Simon Evan-Cook, investment manager of multi-asset funds at Premier Asset Management, discusses fund size and asks: can a fund become too big for its asset class?
The subject of fund size, particularly in respect of less-liquid assets, is one that has grown in prominence in recent months. Much of this is down to the Financial Services Authority focusing its spotlight on the issue.
It started with the more-esoteric life settlements industry, but more recently has turned to the mainstream world of corporate bonds. It is a potential problem that is worth highlighting, even if the act of highlighting can itself cause the very problem you set out to solve.
Fund size and liquidity is something we take very seriously, and always have done. For one, getting caught in an illiquid asset class when the herd decides it is time to bail out could incur permanent losses for our investors – something that, needless to say, we are keen to avoid.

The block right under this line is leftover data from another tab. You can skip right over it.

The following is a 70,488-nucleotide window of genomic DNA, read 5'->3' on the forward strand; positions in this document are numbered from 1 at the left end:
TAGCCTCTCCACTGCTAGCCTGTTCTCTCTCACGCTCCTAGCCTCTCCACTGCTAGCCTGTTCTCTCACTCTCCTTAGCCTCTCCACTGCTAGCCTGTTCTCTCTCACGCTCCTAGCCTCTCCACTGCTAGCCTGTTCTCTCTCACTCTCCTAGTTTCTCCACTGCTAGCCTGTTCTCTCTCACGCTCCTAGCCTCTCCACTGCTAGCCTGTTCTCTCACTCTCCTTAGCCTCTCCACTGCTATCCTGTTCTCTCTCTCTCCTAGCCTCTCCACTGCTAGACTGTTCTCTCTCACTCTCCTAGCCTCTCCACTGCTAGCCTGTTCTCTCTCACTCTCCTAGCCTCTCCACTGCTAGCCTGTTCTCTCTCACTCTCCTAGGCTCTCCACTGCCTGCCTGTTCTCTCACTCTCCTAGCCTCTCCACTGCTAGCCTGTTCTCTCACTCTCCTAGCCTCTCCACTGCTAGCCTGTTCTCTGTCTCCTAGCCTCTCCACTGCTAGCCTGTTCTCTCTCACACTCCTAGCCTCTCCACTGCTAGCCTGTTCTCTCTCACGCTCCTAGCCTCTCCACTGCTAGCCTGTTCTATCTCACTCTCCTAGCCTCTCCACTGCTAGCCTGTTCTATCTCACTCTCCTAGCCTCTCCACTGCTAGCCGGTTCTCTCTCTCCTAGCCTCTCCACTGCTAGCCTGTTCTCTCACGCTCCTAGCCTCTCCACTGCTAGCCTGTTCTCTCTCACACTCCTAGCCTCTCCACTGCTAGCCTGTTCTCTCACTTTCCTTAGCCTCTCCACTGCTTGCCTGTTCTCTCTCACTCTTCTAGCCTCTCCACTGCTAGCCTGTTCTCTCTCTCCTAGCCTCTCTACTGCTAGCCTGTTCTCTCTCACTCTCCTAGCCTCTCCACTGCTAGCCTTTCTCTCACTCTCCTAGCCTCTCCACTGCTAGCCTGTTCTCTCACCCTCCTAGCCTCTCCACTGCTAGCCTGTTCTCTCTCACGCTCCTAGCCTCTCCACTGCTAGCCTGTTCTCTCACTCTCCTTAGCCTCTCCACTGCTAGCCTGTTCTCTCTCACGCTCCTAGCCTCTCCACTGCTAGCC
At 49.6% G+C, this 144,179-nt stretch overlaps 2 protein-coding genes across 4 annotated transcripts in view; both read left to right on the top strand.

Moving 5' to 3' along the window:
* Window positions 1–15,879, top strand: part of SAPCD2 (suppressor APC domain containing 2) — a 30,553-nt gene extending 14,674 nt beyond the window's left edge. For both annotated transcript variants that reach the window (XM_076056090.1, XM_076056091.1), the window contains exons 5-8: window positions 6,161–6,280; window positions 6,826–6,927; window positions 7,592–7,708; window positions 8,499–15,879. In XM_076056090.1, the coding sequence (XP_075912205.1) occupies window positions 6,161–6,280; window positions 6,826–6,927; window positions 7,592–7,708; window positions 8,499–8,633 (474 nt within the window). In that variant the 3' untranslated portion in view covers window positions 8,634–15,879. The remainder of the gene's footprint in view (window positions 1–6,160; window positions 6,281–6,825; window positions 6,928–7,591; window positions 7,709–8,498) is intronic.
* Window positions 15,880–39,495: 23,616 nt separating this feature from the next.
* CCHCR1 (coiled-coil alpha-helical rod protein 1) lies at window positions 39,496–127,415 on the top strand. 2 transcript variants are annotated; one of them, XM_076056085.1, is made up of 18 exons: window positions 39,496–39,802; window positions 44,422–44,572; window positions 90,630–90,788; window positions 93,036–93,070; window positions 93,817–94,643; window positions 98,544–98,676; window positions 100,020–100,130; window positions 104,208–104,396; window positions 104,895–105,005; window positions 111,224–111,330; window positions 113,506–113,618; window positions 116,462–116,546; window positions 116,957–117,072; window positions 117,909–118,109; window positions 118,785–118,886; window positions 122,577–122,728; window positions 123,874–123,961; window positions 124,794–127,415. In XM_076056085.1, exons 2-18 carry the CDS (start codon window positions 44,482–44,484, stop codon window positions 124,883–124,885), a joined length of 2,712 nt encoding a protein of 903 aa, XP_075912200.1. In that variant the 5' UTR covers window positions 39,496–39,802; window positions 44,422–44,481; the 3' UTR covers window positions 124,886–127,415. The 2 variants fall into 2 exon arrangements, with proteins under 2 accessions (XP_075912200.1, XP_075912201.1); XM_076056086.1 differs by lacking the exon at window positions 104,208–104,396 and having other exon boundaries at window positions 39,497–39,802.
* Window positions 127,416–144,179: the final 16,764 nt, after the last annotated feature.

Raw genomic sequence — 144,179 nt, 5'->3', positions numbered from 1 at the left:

When it comes to funds, how big is too big?
This is why we assess the investment vehicle as well as the assets it holds as there are investments for which an open-ended structure is simply inappropriate given the potential for liquidity to evaporate.
For the same reason, it is crucial to avoid funds that have grown too big for their asset class, as they too can leave you low and dry.
But in addition to the worst-case scenarios, there are more commonplace bad-case scenarios to consider.
Managers running huge funds, even in relatively liquid asset classes, often have to change the way they manage that fund as it grows – and you tinker with a successful process at your own peril (not at our investors’, thank you very much).
In corporate bond funds, we have recently heard of some behemoths forced to move from holding 80-90 individual line items to more than five times that amount.
That makes an investment process less about identifying individually mispriced opportunities, and more about attempting to catch the macroeconomic tailwinds. That is devilishly hard to do on a consistent basis.
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